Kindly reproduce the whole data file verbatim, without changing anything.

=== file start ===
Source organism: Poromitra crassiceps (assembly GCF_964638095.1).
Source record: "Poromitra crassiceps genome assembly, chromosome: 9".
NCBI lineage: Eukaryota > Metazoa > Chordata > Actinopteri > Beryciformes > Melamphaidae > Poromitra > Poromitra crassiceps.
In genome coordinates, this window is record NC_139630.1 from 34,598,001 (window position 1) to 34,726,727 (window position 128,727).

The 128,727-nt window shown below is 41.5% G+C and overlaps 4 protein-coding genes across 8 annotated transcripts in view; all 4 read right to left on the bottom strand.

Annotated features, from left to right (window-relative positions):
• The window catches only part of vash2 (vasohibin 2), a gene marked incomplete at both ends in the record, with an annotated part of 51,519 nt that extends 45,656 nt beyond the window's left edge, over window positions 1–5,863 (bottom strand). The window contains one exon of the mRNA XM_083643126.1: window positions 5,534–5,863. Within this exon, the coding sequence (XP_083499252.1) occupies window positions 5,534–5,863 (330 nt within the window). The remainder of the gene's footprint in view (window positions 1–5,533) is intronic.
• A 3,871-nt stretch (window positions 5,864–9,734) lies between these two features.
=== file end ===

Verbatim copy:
Source organism: Poromitra crassiceps (assembly GCF_964638095.1).
Source record: "Poromitra crassiceps genome assembly, chromosome: 9".
NCBI lineage: Eukaryota > Metazoa > Chordata > Actinopteri > Beryciformes > Melamphaidae > Poromitra > Poromitra crassiceps.
In genome coordinates, this window is record NC_139630.1 from 34,598,001 (window position 1) to 34,726,727 (window position 128,727).

The 128,727-nt window shown below is 41.5% G+C and overlaps 4 protein-coding genes across 8 annotated transcripts in view; all 4 read right to left on the bottom strand.

Annotated features, from left to right (window-relative positions):
• The window catches only part of vash2 (vasohibin 2), a gene marked incomplete at both ends in the record, with an annotated part of 51,519 nt that extends 45,656 nt beyond the window's left edge, over window positions 1–5,863 (bottom strand). The window contains one exon of the mRNA XM_083643126.1: window positions 5,534–5,863. Within this exon, the coding sequence (XP_083499252.1) occupies window positions 5,534–5,863 (330 nt within the window). The remainder of the gene's footprint in view (window positions 1–5,533) is intronic.
• A 3,871-nt stretch (window positions 5,864–9,734) lies between these two features.